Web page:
The track that broke them in the US was ‘Lightning Crashes’, a song adapted as an anthem by a country cracked by the Oklahoma bombings in 1995. Powerful and poignant it seems to tell the story of the cycle of life, referring to three generations of women; a woman who has just given birth (‘a new woman cries/her placenta falls to the floor’), a baby girl (‘the angel opens her eyes/the confusion sets in/before the doctor can even close the door’) and an old mother (‘an old mother dies/her intentions fall to the floor/the angel closes her eyes/the confusion that was hers/belongs now to the baby down the hall’). A memorable tune that, as much as anything else, showed that Live were serious songwriters. Also featured from their “Throwing Copper” opus is ‘All Over You’, a breakneck love song that pauses only during the verses and the brilliant, dark, forboding mid-section.
It’s easy to be critical of what is left off – ‘White Discussion’ could have slotted in here for example, – but four tracks is enough, bearing in mind that ‘We Deal in Dreams’, a previously unreleased song left off “Throwing Copper”, has been included. It’s familiar enough; a mid-tempo acoustic verse that laments how hard it is to live in today’s world (‘Don’t you feel so very pointless here/In the feelings of the rain/In the violence of the sun’), and the terrible sadness that seems to exist everywhere (‘What do you do/What do you say/When the blood spilled is of your loved one’). The chrous refrain of ‘We deal in dreams’ is a message of hope about religion. You don’t need to buy into it to enjoy it.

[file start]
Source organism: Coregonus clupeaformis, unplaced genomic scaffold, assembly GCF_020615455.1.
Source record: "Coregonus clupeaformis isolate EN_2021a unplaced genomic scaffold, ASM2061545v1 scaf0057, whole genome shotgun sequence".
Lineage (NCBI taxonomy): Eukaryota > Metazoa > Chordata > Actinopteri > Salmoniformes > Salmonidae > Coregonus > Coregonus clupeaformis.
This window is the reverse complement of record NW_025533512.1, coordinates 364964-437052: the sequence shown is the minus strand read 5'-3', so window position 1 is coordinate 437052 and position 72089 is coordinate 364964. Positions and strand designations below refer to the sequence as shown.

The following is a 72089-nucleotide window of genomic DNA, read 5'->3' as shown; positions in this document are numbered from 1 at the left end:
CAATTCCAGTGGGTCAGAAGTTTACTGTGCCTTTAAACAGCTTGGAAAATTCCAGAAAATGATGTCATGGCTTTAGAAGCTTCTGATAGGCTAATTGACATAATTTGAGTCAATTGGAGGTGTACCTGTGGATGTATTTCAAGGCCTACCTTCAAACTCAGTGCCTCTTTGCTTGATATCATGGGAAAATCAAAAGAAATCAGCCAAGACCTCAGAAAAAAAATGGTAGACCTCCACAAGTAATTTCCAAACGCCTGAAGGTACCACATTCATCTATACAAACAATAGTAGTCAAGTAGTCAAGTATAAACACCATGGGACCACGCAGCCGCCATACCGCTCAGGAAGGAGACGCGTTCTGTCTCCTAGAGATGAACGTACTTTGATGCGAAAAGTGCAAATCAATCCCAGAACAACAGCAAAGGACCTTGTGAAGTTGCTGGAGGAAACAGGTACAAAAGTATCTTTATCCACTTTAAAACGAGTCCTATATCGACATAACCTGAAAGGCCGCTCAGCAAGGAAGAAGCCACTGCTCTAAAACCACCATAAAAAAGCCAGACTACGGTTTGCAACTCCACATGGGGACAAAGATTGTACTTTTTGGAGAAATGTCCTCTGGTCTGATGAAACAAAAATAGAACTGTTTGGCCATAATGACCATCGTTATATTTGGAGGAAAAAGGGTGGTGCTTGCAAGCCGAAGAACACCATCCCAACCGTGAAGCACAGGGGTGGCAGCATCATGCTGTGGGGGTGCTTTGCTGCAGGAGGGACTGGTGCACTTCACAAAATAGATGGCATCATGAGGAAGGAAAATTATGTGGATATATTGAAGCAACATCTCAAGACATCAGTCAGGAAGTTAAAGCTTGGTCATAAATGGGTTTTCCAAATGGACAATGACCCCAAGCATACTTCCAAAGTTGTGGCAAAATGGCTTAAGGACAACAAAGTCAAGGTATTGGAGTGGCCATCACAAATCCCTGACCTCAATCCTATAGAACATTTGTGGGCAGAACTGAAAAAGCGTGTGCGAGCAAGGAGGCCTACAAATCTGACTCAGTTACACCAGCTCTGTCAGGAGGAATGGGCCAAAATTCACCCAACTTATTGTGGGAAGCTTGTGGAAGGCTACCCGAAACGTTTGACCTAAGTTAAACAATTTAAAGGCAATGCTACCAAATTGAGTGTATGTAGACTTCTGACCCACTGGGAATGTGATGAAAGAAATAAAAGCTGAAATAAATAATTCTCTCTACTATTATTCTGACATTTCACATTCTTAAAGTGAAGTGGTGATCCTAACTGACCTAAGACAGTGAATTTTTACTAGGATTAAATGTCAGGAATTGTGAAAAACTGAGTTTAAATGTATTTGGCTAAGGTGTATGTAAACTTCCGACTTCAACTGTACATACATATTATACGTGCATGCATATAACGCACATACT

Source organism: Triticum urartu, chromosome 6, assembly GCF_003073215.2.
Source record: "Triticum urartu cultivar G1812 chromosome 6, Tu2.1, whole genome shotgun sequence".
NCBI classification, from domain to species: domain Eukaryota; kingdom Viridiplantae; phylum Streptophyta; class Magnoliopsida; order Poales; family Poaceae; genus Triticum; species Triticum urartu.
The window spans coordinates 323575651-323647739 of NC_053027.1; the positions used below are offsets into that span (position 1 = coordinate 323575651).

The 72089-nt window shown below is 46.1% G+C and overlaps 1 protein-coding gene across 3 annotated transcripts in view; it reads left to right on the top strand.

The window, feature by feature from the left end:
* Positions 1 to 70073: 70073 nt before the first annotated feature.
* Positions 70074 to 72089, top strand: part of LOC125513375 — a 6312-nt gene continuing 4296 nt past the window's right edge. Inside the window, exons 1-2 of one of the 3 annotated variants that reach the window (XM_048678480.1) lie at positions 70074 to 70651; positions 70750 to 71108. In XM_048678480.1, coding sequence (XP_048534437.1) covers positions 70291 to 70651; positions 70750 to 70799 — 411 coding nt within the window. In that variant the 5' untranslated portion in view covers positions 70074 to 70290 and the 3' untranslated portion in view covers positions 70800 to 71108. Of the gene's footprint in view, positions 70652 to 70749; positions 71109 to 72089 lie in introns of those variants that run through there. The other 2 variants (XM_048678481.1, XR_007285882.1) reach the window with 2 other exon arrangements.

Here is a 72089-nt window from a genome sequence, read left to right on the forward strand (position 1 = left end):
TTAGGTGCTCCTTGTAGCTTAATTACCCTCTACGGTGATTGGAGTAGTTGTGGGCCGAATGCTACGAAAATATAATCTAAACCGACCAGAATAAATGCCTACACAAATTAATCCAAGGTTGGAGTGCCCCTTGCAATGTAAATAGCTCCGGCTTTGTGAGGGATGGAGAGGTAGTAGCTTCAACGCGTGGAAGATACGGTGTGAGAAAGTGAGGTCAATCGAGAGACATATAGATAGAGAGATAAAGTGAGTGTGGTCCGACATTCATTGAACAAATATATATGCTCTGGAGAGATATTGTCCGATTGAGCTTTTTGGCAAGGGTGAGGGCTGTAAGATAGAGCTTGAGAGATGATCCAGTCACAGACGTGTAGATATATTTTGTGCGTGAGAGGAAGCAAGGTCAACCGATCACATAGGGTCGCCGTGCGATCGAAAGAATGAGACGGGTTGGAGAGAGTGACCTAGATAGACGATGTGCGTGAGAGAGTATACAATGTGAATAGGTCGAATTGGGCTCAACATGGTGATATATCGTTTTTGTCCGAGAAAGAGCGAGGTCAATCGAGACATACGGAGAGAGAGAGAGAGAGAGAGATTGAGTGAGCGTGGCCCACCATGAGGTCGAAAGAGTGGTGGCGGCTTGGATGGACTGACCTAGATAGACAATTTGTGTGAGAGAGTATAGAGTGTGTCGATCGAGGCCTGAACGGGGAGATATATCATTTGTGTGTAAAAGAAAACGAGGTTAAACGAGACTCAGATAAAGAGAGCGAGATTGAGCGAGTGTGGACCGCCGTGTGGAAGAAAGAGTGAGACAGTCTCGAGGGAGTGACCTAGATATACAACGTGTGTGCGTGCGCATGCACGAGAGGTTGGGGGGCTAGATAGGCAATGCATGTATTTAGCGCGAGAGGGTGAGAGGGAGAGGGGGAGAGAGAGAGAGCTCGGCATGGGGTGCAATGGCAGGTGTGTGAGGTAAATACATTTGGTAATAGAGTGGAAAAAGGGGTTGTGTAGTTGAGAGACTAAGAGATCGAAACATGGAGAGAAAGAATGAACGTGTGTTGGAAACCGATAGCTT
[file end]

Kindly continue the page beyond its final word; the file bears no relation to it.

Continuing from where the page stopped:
‘Lakinis Juice’, from their third record “Secret Samadhi”, is very, very different. The unmistakable riff, slowed-down, beefed-up sound, engrossingly cryptic lyrics and outstanding chorus make this one of the stand-out moments of this greatest hits. To release as the lead single after the chart-friendly ‘Lightning Crashes’ was a calculated message from Live to the public – this is us, how you like us now?
‘Turn my Head’ is the only other song from the album that makes it to this release. Very much a return to the tenderer side of the band, this beautiful ballad is restrained in every way and is a nice counter-balance to ‘Lakinis’. Rather surprisingly the band chose to leave off the excellent ‘Freaks’.
Their fourth album “The Distance to Here” seemed to edge back more towards the sound of “Throwing Copper” and features some great material. ‘The Dolphin’s Cry’ is a marvellous rocker, primed with more etheral lyrics: ”The way you’re bathed in light/reminds me of that night/God laid me down into your rose garden of trust’. But the song doesn’t wimp out, it features the same rock-out tendencies of material like ‘Freaks’ and ‘I Alone’. Excellent stuff.
‘Run to the Water’ is a decent mid-tempo moment. A song about the search for salvation it does suffer from slightly tired lyrics (‘Adam and Eve live down the street from me/Babylon is every town’ ) but the chorus is pleasant and it’s anthemic qualities are obvious. Shaking things up a little bit, the band include an acoustic version of ‘They Stood Up For Love’. I suppose for fans it’s nice to have an alternative, but I prefer the faster, rockier version on the studio album. It certainly gives the song a new dynamic though and the slowed-down performance actually helps accentuate the hard-hitting chorus of ‘We spend all of our lives goin’ out of our minds/Looking back to our birth, forward to our demise/Even scientists say, everything is just light/Not created, destroyed but eternally bright’.